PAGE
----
For more than half a century, television has been one of the most important mediums for entertainment and news. But, television is not always accessible to individuals with disabilities, who may miss key information because they cannot hear the audio or see what is on screen. Closed captions and video description can make television and other video programming more accessible to individuals with disabilities… if they’re available.
One of the major goals of the 21st Century Communications and Video Accessibility Act (CVAA) was to expand the availability of closed captioning and video description for individuals with disabilities.
Television broadcasters have long been required to provide closed captions for individuals who are deaf or hard of hearing. But, these rules did not apply to video distributed over the internet, whether through streaming sites like Netflix or Hulu or through digital storefronts like Apple’s iTunes Store. In many cases, closed captioning information was lost as a program made the transition from broadcast to streaming. The CVAA sought to fix this problem.
Under the rules as implemented by the Federal Communications Commission (FCC), video programming that appears on television must maintain closed captioning when distributed over the internet, and videos initially distributed over the internet must later be closed captioned if they are then shown on television.
The owner of the video programming (such as the network or studio that created it or owns the copyright) has the burden of creating and providing the closed captioning to the internet distributor in at least the same quality as the original television captions. Video programming distributors (such as streaming video sites) are then themselves responsible for passing the closed captioning on to users without any degradation in quality.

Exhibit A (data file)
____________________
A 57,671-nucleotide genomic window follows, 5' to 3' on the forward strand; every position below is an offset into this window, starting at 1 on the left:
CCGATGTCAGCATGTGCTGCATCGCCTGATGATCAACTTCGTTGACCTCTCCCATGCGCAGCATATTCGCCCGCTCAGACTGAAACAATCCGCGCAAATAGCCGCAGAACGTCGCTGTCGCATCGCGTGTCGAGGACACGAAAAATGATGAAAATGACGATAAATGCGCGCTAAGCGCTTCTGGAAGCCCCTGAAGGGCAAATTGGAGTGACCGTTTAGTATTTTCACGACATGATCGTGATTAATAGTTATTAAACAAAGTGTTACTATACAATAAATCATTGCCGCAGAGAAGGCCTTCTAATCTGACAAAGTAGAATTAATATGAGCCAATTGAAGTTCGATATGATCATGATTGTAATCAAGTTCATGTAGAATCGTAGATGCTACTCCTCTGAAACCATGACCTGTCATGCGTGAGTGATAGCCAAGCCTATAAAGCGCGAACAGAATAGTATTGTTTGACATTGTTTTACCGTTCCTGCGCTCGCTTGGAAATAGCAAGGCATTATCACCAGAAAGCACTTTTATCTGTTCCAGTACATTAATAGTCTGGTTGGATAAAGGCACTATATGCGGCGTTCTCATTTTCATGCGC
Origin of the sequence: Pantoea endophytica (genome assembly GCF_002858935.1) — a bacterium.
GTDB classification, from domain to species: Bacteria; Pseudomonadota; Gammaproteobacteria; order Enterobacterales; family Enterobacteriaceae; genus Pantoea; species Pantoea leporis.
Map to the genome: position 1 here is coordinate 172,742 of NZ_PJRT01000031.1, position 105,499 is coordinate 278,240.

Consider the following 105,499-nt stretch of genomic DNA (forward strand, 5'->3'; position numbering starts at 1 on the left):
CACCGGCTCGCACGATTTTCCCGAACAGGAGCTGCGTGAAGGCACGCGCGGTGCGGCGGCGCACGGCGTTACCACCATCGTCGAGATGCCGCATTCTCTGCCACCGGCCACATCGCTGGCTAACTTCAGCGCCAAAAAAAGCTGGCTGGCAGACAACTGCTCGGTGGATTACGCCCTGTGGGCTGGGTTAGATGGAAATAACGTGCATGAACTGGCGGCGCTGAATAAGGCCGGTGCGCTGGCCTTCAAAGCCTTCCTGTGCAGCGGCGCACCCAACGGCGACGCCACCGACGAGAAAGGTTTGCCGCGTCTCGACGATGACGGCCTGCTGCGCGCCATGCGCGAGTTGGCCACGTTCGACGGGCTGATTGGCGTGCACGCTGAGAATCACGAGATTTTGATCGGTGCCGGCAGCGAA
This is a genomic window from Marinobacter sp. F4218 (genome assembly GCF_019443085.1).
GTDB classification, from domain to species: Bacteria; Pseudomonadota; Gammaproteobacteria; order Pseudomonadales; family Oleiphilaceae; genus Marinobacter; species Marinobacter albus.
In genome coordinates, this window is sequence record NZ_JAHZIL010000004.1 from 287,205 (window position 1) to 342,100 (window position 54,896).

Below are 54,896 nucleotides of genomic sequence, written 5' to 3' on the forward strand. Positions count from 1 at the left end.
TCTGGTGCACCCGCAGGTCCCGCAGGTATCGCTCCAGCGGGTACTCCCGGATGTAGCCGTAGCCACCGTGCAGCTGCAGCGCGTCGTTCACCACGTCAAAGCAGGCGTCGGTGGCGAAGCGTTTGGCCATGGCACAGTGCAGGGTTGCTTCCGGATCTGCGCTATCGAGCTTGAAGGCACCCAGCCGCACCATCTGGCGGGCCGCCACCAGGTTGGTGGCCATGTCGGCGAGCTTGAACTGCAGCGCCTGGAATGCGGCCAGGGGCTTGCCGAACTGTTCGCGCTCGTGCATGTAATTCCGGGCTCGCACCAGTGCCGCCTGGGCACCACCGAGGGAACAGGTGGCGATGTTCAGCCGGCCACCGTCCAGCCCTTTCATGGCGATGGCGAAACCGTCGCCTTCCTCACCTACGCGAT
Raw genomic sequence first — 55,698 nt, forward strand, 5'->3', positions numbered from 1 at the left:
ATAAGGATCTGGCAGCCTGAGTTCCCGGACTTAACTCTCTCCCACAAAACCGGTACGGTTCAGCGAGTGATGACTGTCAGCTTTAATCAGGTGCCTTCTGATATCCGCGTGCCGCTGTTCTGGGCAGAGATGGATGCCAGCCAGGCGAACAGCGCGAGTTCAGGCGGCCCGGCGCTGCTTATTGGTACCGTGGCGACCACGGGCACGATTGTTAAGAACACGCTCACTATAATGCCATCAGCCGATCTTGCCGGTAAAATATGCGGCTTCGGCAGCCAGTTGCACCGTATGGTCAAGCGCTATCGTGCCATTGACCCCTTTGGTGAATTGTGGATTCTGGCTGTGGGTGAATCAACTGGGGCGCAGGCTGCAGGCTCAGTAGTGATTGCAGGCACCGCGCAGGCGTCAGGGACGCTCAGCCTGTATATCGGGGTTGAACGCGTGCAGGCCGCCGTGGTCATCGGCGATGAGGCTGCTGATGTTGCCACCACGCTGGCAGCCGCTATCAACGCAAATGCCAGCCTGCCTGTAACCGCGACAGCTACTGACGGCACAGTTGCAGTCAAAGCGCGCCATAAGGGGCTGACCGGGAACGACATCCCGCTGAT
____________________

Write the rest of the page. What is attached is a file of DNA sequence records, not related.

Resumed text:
Video description (also called described video) is a service that provides audio description of the key visual elements of video programming in order to make them more accessible to some individuals who are blind or who have limited vision.
The FCC first attempted to require video description in 2000, when it mandated broadcasters in the nation’s 25 largest television markets and the top five cable networks offer some content with video description. After a lawsuit, however, the United States Court of Appeals for the District of Columbia Circuit struck down the rules, finding that the FCC did not have authority to require video description. Congress remedied that when it passed the CVAA, expressly reinstating the FCC’s 2000 regulations, with provisions allowing them to be gradually expanded over ten years.
As of 2017, broadcast stations in the top 60 television markets and the five largest cable networks must provide at least 50 hours of video description per quarter (roughly four hours per week), made up of either primetime or children’s programming. Beginning on July 1, 2018, an additional 37.5 hours of programming must be provided per quarter. Beginning in 2020, the FCC will have authority to add an additional 10 television markets per year.
Cable systems and local broadcast stations (including those outside of the top 60 markets) are required to pass through video description when feasible, unless the technology is being used for another purpose that would conflict with providing video description.
As of the time of writing, there is no requirement under the CVAA for internet-based video services to provide video description, though proactively doing so may help minimize potential legal liability under other accessibility laws, such as the Americans with Disabilities Act.
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